Dignity as an object of ethical reflection

“Searchin’ high, searchin’ low

Searchin’ everywhere I know

Askin’ the cops wherever I go

Have you seen dignity”.[i]

(Bob Dylan, Dignity, 1989).

Dignity is a word known to all, and often quoted in various subjects, that is, it is a common word; this understood notion ends up not encouraging us to understand it, or think about it, in relation to the other. What really leads us to have dignity? And when we care about the dignity of others, that is, when we recognize the other as worthy?

To remember a little what dictionaries inform about dignity, follow some meanings: to be worthy of something, to be worthy of respect, to have honesty, to have integrity, respectability and decency, among many other adjectives. It is also the word that derives from the Latin dignitate, which in turn means honor and virtue; therefore, it refers to the moral integrity of a person. It is also said that having dignity is the quality of being. It is what imposes, or at least inspires, respect, self-love, panache.

With so many meanings, with so much importance for the good to live, it is almost impossible to think that dignity may not be present in ethical theories. With the philosophers Kant and Aristotle as references, we sought to better understand the question of dignity, going beyond its meaning as a word.

Kant refers to it as an inseparable quality to the human being, that is, it is something intrinsic to human nature, it is ininthe. The man himself is worthy, has respect. A person does not grant dignity to another person, he already owns it. It is up to the other is to accept, or understand, that the other person also has dignity. Kant always directs objectivity, reasoning, consciousness, and understanding as a universal law, that is, it refers actions to the construction of the categorical imperative.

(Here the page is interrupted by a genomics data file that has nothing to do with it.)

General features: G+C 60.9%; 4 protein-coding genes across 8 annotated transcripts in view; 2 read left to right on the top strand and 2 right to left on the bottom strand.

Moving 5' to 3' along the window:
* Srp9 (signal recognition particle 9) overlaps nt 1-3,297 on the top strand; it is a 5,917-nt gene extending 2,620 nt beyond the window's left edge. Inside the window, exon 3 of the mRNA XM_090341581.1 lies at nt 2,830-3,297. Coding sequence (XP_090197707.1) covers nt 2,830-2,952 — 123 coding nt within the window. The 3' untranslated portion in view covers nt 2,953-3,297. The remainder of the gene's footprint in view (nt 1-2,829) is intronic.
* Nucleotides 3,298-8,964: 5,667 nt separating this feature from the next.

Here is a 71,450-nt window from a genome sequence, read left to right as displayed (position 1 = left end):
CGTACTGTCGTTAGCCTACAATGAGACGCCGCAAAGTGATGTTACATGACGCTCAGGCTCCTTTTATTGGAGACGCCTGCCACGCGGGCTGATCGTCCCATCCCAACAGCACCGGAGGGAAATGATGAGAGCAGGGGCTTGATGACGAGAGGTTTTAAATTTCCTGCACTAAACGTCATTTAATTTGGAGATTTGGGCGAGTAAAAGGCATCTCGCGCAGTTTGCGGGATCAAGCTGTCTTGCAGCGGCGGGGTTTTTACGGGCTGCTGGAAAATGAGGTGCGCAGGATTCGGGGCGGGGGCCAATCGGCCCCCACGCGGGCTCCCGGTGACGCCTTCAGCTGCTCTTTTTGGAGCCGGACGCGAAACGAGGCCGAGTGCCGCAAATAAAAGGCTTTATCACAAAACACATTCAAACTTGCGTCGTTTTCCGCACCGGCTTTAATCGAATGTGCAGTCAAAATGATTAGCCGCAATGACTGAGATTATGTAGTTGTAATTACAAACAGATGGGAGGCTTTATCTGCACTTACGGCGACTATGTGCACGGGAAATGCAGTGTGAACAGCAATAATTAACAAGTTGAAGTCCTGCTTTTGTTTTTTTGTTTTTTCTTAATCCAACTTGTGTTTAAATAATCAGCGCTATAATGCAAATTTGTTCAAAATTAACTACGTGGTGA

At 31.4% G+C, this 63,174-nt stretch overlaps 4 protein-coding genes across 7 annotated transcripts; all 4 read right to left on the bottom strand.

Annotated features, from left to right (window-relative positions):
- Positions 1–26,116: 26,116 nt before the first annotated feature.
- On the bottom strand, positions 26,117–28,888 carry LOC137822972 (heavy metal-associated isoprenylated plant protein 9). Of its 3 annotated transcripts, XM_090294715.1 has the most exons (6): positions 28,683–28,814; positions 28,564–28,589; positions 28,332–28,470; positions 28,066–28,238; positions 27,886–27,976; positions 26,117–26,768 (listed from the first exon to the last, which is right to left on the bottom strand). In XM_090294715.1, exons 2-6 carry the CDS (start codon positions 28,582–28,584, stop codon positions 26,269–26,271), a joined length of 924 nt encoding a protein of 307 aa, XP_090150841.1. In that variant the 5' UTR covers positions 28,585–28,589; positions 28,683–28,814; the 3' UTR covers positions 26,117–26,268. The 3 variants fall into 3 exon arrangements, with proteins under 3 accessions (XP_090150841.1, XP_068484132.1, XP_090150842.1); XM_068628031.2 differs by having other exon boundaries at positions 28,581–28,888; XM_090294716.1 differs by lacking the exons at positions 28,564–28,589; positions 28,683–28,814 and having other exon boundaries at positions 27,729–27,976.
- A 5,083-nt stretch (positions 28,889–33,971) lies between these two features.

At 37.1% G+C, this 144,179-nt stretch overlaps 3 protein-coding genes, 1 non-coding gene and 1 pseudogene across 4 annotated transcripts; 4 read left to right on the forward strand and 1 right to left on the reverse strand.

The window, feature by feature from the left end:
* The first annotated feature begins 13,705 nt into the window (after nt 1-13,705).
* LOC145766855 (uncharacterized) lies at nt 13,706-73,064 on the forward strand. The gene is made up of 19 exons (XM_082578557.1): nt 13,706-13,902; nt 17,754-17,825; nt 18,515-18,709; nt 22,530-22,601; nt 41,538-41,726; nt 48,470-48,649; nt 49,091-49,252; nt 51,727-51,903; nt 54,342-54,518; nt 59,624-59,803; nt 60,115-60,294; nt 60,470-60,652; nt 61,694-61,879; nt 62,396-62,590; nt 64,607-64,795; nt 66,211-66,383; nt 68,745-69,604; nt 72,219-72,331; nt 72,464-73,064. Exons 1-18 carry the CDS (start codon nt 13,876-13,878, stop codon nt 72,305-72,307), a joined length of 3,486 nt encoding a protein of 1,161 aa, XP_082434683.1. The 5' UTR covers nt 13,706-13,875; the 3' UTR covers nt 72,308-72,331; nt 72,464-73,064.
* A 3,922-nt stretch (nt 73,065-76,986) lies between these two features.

A well-known phrase from Aristotle is that “dignity is not to possess honors, but to deserve them.” For him dignity is a virtue, a balanced action; for as dignity is an exercise of self-love in exceeding it becomes pride. It is easy to transpose the dividing line, it is easy to exceed us in self-respect and panache.

For Aristotle, dignity is a practice, a virtue that can be conquered by developing good habits of conduct, by dislinking from vices and seeking well-being.

It does not seem difficult to agree that one seeks to live with dignity, that each individual desires the other to allow him to feel worthy and honored. So, in the case of dignity, you take a life with honesty, integrity and all the other adjectives already mentioned. It requires, through actions, recognition and merit in being worthy of something.

But do we allow the other to maintain or develop his dignity? Do we care about allowing the other to live with honor and moral integrity? Put another way, do you recognize the other as worthy?

What actions do we perform that allow others to exercise their dignity? What treatment do we give to those around us?

If there is a awareness of what needs to be done to live with dignity, if it is implicit in the human being, is it also not known what to do to diminish the dignity of others by not recognizing it?

This reflection does not bring answers, these are within each one: in actions, beliefs and interests. What was sought was to demonstrate the meaning of dignity in philosophical terms, and in relation to the definition itself in the Portuguese language.

It can be summed up by saying that Kant defends it as inherent to the human being, it is of his nature, he will need only his own consciousness. The person will decide whether to act in a dignified manner or not. Aristotle sees it as a construction of character, where the recognition of being worthy is external, there is the recognition of the other as worthy

Dignity has already been addressed in previous posts, analyzed in its Constitutional, and theological meaning, here it is complemented with the philosophical approach.

“So many roads, so much at stake

Too many dead ends, I’m at the edge of the lake

Sometimes I wonder what it’s gonna take

To find dignity” [i]

“So many roads, so much at stake

Too many dead ends, I’m at the edge of the lake

Sometimes I wonder what it’s gonna take

To find dignity” [i]


Dignidade. Michaelis: dicionário brasileiro da língua portuguesa. Disponível em:   ttps://michaelis.uol.com.br/moderno-portugues/busca/portugues-brasileiro/dignidade/. Acesso em: 09 set. 2022.

Dignidade. Dicionário Informal. Disponível em: https://www.dicionarioinformal.com.br/dignidade/. Acesso em: 09 set. 2022.

QUEIROZ, Victor Santos. A dignidade da pessoa humana no pensamento de Kant. Jus.com.br. Disponível em: https://jus.com.br/artigos/7069/a-dignidade-da-pessoa-humana-no-pensamento-de-kant/3. Acesso em: 12 set. 2022.

[i] “Procurando aqui e ali, procurando em todos os lugares que conheço, perguntando aos tiras onde quer que eu vá, ‘você viu a dignidade’?”

[ii] “Tantas estradas, tanto em jogo, tantos becos sem saída, estou na beira do lago. Às vezes eu imagino o que é preciso para encontrar dignidade”.

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